Tim Kinane

The Two Problems that Come with Not Having an Exit Plan


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CompassMost owners do not lack an exit plan because they don’t care about their exit outcomes, or don’t believe in planning for the future. The lack an exit plan for two reasons. One, they are busy growing their companies. Two, they don’t know that waiting to start exit planning causes problems.

Specifically, there are two problems which immediately (they happen right away), universally (they happen to every owner), and incontrovertibly (it is inescapably true that they occur) impact every business owner who lacks a clear exit plan. The two problems are:

First, it is impossible to know if the decisions a business owner makes today will help or hurt success at exit. If I don’t know my destination until later, then I won’t learn until later if turning left, right, or going straight now will take me anywhere desirable—and I might learn too late that it didn’t. What should my leadership team look like? Should we emphasize top line revenue growth or profitability? Should I invest in developing our brand? How scalable do our key systems need to be? How should we reward and motivate key employees? How big should we let our biggest customers get? These are a few examples of the countless questions that owners answer every day. Without an exit plan, owners have no way of knowing what answers will drive exit success. To paraphrase, if I don’t know where I want to go, then I don’t know if I am headed the right way.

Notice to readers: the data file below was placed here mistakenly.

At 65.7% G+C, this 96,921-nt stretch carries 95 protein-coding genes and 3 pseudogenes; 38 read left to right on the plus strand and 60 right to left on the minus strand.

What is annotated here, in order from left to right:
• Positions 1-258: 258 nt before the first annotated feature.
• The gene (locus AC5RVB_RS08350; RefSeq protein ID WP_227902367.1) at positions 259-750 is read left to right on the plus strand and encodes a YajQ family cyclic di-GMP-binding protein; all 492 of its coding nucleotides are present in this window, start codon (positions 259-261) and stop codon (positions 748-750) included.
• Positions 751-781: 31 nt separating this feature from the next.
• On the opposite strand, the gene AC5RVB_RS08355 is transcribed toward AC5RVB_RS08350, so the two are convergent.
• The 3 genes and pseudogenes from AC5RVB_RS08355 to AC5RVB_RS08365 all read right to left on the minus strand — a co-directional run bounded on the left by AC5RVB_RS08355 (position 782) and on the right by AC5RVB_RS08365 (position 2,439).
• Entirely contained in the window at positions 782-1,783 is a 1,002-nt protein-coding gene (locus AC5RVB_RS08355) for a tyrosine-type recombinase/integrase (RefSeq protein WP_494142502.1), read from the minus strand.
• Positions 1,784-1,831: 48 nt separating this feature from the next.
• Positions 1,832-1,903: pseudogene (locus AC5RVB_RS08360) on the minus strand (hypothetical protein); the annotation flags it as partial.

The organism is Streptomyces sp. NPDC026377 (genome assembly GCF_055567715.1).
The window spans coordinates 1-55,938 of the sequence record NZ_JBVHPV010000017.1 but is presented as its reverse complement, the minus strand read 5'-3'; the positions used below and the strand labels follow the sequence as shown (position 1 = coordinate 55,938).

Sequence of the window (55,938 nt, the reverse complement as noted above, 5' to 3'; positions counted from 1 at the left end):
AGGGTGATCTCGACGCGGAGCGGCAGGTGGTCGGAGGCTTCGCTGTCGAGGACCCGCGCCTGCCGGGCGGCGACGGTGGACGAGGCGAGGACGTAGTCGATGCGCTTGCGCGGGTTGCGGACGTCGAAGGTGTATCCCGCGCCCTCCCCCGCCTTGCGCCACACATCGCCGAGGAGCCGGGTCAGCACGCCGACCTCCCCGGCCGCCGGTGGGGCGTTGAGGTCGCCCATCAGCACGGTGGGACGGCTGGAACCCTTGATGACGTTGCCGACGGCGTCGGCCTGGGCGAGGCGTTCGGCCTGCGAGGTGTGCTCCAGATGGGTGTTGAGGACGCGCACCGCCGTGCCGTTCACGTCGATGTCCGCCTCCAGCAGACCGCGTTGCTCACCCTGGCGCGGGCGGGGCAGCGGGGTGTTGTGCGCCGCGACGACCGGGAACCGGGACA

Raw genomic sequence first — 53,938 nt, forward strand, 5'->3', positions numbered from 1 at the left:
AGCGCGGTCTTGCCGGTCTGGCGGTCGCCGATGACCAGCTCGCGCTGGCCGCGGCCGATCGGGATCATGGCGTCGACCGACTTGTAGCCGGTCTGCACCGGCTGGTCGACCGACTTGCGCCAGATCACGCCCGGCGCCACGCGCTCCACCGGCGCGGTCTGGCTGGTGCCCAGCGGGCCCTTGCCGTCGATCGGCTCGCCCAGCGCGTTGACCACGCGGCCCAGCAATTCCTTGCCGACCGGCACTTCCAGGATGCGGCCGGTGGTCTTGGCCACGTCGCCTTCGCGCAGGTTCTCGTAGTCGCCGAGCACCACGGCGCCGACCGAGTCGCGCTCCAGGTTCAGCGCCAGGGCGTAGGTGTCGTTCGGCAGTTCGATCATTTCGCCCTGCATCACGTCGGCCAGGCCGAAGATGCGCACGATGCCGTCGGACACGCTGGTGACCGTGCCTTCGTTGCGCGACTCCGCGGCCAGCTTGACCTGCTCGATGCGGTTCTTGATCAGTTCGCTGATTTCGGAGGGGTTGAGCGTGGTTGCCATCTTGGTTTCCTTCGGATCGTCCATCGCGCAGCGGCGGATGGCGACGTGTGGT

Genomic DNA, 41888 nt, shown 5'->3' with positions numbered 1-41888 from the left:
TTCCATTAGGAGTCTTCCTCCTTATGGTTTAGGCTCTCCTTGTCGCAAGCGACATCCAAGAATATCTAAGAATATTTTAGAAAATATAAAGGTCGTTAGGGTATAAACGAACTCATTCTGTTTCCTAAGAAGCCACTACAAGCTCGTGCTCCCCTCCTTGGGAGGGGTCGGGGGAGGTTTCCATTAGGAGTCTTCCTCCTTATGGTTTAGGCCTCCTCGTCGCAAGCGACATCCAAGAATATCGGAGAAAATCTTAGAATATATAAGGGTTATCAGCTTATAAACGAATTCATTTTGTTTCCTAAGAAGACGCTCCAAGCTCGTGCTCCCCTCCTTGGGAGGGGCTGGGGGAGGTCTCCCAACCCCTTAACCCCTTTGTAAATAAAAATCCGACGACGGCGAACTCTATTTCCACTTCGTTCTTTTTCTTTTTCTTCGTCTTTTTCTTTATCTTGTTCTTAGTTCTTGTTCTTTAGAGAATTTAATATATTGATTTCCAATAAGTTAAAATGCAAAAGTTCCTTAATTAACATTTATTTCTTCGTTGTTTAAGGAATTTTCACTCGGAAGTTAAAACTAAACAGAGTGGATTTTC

Second, most of the tools and tactics that fuel exit success take years to fully implement, and/or compound with time. The less time an owner allocates to preparing for exit, likely the fewer the options and the lower the return on investment. Building a company that can grow without the owner, pulling money out of the company prior to exit, creating employee incentive plans tied to growth, preparing financial reports consistent with buyer expectations, creating alignment among co-owners—these are a few of countless examples of tools and tactics that the sooner they are implemented, the greater the potential return. To paraphrase, less time to prepare produces less results.

Once a business owner understands these two problems, and sees how they are impacting his or her situation, then developing the exit plan becomes a strategic imperative.


The Two Problems that Come with Not Having an Exit Plan

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